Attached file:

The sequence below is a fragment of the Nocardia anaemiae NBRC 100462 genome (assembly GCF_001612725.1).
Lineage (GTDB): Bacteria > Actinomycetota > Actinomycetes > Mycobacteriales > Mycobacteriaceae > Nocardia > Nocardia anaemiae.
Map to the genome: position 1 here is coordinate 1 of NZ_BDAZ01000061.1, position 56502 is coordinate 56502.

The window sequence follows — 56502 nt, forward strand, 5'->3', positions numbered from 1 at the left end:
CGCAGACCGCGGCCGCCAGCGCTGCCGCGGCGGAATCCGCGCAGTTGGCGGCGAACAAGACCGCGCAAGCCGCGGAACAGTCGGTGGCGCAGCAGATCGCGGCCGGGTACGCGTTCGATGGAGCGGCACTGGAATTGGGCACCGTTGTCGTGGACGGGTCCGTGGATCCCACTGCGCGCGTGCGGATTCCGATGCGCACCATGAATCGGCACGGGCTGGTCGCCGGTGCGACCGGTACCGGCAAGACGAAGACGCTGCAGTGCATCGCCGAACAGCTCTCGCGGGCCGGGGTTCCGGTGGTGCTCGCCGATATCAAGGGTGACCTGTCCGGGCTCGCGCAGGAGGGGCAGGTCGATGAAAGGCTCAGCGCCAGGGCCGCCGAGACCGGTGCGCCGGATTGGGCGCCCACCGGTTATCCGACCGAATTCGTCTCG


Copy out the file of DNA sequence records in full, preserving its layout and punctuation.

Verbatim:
The sequence below is a fragment of the Nocardia anaemiae NBRC 100462 genome (assembly GCF_001612725.1).
Lineage (GTDB): Bacteria > Actinomycetota > Actinomycetes > Mycobacteriales > Mycobacteriaceae > Nocardia > Nocardia anaemiae.
Map to the genome: position 1 here is coordinate 1 of NZ_BDAZ01000061.1, position 56502 is coordinate 56502.

The window sequence follows — 56502 nt, forward strand, 5'->3', positions numbered from 1 at the left end:
CGCAGACCGCGGCCGCCAGCGCTGCCGCGGCGGAATCCGCGCAGTTGGCGGCGAACAAGACCGCGCAAGCCGCGGAACAGTCGGTGGCGCAGCAGATCGCGGCCGGGTACGCGTTCGATGGAGCGGCACTGGAATTGGGCACCGTTGTCGTGGACGGGTCCGTGGATCCCACTGCGCGCGTGCGGATTCCGATGCGCACCATGAATCGGCACGGGCTGGTCGCCGGTGCGACCGGTACCGGCAAGACGAAGACGCTGCAGTGCATCGCCGAACAGCTCTCGCGGGCCGGGGTTCCGGTGGTGCTCGCCGATATCAAGGGTGACCTGTCCGGGCTCGCGCAGGAGGGGCAGGTCGATGAAAGGCTCAGCGCCAGGGCCGCCGAGACCGGTGCGCCGGATTGGGCGCCCACCGGTTATCCGACCGAATTCGTCTCG